First Inhabitants of the Caribbean

The First Immigrants Arrived

Over 4,000 Years Ago.

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The first settlers were an unknown race of Stone Age people who lived in the Caribbean about 4,000 years ago.

Apparently without permanent settlements, they were hunter-gatherers. They left behind no pottery, only stone tools which the Arawaks found useful 1,000 years later when they moved into the islands.

The Arawaks called this unknown race Ciboney, after the Arawak word "ciba" for stone. Modern archaeologists still have no idea where the Ciboney wandered in from or off to, but they were gone from the Caribbean long before the Arawaks arrived.

Paddling their big dugout canoes over from South America , the Arawaks spread out into the Caribbean from the Orinoco region of Venezuela about 500 B.C.

Thus the Arawaks had already discovered the Caribbean more than a thousand years before Columbus. Their prior claim was ignored. The Spanish quickly and completely obliterated the Arawaks.   

The significant impact of the Arawaks on the modern world is not generally appreciated. They are credited with introducing Europeans not only to the hammock and its wonderfully restful properties, but also to tobacco and syphilis.

For at least a millennium the Arawaks, a peaceful race, lived a Caribbean idyll similar to the South Seas Islanders of the Pacific. They wore almost no clothing, hunted and fished as they needed, and grew crops such as yams and most importantly the cassava, which was ground to make bread.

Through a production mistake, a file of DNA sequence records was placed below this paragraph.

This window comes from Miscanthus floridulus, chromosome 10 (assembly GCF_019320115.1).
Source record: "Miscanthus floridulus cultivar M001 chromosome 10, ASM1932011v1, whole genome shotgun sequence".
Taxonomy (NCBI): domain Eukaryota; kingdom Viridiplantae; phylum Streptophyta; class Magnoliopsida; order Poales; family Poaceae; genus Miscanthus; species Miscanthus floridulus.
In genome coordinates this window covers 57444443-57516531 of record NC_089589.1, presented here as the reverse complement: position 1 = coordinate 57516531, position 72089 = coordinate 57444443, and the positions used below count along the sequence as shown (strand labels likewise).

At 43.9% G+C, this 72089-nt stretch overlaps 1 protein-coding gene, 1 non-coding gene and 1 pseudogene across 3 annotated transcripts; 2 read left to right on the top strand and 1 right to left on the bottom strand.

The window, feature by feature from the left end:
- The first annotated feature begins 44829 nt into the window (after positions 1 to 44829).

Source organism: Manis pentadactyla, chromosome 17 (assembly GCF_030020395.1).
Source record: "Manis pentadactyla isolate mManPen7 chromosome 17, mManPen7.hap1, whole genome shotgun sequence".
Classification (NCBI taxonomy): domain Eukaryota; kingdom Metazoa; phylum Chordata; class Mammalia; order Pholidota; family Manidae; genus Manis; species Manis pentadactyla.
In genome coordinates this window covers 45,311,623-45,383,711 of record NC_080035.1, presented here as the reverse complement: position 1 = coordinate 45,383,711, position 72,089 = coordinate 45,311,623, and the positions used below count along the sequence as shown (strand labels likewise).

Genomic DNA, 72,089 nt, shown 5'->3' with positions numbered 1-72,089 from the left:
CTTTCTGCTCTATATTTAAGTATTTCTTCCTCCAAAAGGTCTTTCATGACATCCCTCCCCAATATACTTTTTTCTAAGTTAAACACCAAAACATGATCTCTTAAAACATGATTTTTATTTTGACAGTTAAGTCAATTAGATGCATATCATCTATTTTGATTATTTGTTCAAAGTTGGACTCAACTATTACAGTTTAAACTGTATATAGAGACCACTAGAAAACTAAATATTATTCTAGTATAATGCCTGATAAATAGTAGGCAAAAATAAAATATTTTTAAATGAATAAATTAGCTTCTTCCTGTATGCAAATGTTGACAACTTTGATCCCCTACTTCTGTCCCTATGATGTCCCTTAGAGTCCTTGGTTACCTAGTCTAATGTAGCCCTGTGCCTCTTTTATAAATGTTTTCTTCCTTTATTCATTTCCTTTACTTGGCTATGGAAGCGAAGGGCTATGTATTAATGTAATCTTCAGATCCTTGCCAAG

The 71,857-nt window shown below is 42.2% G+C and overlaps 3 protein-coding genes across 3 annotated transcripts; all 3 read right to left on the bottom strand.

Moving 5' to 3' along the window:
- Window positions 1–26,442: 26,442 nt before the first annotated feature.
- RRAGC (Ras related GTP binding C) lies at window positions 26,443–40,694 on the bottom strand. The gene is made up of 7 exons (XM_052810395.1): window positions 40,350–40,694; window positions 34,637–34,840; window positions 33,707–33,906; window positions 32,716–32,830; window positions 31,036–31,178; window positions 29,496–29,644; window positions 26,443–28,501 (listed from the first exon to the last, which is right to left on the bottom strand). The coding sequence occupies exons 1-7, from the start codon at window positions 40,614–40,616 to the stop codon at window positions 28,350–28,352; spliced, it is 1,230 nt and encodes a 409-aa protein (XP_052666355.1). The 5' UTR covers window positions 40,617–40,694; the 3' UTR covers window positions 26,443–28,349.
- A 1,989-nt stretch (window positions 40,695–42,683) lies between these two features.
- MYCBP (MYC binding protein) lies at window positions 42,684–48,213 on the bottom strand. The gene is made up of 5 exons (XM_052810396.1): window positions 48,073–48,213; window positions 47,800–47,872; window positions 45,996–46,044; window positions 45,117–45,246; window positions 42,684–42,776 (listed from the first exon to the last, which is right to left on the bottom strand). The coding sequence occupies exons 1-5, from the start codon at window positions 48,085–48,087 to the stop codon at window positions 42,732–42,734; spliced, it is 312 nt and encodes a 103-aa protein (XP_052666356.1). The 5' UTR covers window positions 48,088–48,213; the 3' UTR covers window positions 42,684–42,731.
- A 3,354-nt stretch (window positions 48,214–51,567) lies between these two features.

The Arawak concept of beauty was an interesting one. The ultimate turn-on was a pointed head, so babies had their heads pressed between slats of wood to enhance their beauty. Not surprisingly, the Arawaks lived in conical-shaped shelters, made of thatch rather than pressed wood.

They liked to dance, play games similar to volleyball and badminton and party while under the influence of maize alcohol and a powdery drug ingested up their nostrils. Reportedly, the early Spanish were frightened when they first saw Arawaks puffing on firebrands of tobacco, one of the earliest versions of cigarettes.  

Possessions apparently meant little to the individual Arawak unless someone tried to steal them. Theft was considered a major crime, and a culprit would be slowly skewered to death with a pole.

When the early Spanish explorers showed up, the Arawaks were happy to share what they owned. Columbus himself noted the Arawaks were generous, gentle and honest. The Arawaks should have skewered him.

 Within 50 years of the discovery of the New World, the Arawaks as a race were destroyed, forced by the Spanish into slave labor to work their gold mines.

Though peaceful, the freedom-loving Arawaks were not the most cooperative of slaves. The Indians had a strong belief in an afterlife, in a place they called "Coyaba" where one feasted and danced all day long without the interference of hurricanes, sickness or the Spanish.

Many Arawaks committed suicide rather than submit to a life of servitude.


The Carib Indians, immortalized today through the names of the Caribbean region and island-brewed Carib beer, were not so easy.

The Caribs

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